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Re'eh

Thursday, 9th August 2018

The opening three psukim (verses) of the sedra (Torah portion) tell us that should we listen to HaShem (G-d) we will get bracha (blessing), and should we ignore HaShem’s word then we will get klala (curse). But the Torah does not then go on to tell us what these blessings and curses are. Why not?

Rabbi Moshe Feinstein answers beautifully that the answer is embedded within the simple reading of the psukim (verses) themselves. The pasuk (verse) says ‘the bracha that you listen to HaShem’s mitzvos…and the curse if you do not listen to HaShem’s mitzvos…’ The bracha is the mitzvos themselves, and the curse is failing to keep the mitzvos.

As the Ohr Hachaim (and Messilas Yesharim) spells out, if one keeps the mitzvos and their spirit properly then there is no greater feeling of happiness, achievement, and fulfilment from doing those mitzvos. And the converse is true too; there’s nothing more conducive to a life of drabness, emptiness, and lack of fulfilment than a life bereft of mitzvos.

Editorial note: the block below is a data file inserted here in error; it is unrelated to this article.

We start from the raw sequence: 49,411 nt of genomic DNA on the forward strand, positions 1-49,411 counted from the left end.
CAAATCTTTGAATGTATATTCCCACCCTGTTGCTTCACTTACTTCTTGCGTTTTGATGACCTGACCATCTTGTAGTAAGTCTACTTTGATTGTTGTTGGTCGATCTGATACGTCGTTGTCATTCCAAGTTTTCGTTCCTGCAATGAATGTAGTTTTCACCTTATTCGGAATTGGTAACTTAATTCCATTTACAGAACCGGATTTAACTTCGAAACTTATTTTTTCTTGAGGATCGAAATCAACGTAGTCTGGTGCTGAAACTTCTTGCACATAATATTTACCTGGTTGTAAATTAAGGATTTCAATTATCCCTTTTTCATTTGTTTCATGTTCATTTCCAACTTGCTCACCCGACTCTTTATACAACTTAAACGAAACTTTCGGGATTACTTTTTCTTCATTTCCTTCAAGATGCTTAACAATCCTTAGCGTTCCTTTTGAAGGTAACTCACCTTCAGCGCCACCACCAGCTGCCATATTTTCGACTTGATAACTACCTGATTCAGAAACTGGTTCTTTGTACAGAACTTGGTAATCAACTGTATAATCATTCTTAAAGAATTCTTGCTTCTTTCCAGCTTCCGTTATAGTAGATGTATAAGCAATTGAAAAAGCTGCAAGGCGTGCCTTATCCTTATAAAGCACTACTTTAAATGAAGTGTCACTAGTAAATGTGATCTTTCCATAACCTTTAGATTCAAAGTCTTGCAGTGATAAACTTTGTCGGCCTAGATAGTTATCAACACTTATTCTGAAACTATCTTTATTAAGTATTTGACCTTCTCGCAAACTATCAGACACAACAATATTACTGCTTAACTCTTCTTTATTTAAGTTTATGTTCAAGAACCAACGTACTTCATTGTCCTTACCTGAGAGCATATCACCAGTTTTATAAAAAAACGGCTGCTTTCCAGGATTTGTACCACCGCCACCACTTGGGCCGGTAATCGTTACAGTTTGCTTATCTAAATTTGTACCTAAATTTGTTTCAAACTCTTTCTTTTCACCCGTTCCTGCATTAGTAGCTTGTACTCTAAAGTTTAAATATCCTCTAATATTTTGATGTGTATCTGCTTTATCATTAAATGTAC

Similarly, as Rashi writes (Bamidbar 18:7), the greatest gift is the ability and privilege to serve HaShem - that is the only thing which uplifts us as people.

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